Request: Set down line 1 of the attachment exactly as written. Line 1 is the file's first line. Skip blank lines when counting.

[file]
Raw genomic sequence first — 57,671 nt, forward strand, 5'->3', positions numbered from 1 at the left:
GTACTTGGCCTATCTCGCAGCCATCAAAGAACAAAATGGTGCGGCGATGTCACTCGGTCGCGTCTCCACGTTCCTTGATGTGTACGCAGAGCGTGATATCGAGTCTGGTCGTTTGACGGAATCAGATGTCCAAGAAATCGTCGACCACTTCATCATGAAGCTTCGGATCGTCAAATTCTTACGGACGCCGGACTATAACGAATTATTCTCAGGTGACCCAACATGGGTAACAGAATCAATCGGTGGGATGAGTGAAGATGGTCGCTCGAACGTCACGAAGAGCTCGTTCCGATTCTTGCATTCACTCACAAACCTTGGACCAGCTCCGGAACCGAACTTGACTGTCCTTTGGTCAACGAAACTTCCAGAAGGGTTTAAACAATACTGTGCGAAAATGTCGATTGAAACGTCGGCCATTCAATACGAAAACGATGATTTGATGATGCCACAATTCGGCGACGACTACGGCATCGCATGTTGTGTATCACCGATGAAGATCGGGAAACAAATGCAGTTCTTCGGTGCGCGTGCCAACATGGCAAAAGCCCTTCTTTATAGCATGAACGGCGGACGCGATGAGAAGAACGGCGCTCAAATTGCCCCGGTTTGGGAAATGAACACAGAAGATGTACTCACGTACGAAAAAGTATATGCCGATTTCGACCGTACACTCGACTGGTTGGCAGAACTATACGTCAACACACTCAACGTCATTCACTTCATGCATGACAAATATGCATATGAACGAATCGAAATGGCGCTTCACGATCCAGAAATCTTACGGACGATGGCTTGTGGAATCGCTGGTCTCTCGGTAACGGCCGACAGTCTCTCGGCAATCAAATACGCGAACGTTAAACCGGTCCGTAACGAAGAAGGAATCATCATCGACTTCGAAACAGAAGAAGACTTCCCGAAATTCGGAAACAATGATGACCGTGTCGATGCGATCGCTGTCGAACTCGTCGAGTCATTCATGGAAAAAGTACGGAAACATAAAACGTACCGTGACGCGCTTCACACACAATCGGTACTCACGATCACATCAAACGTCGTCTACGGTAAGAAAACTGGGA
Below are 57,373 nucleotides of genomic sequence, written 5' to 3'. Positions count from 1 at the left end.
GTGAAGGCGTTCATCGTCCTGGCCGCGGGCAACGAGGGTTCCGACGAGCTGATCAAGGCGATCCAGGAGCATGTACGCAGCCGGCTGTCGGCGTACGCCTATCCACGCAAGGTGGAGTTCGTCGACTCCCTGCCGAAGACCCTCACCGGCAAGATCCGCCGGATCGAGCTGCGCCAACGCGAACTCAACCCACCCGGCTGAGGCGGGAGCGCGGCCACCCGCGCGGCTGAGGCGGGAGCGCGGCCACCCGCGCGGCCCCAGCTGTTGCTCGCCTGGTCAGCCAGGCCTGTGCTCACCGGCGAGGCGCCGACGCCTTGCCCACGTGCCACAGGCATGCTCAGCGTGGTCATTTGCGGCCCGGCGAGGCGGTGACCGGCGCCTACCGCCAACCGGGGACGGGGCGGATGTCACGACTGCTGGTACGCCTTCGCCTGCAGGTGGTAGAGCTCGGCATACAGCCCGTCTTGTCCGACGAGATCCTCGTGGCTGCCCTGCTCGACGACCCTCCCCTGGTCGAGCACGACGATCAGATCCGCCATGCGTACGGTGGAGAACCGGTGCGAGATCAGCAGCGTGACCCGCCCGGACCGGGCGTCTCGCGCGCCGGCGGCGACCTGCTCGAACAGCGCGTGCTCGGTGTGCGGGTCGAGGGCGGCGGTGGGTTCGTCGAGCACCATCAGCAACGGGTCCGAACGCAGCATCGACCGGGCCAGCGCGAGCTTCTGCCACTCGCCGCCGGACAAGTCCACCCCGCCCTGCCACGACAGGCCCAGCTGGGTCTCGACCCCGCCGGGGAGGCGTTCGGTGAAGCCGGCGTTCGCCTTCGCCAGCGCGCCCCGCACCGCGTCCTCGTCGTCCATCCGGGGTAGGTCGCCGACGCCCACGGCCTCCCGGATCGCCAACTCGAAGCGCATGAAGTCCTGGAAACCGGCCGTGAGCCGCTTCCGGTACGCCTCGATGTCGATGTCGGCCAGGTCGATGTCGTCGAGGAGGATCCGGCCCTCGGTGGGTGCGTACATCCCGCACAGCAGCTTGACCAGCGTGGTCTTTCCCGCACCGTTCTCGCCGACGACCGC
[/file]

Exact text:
Raw genomic sequence first — 57,671 nt, forward strand, 5'->3', positions numbered from 1 at the left: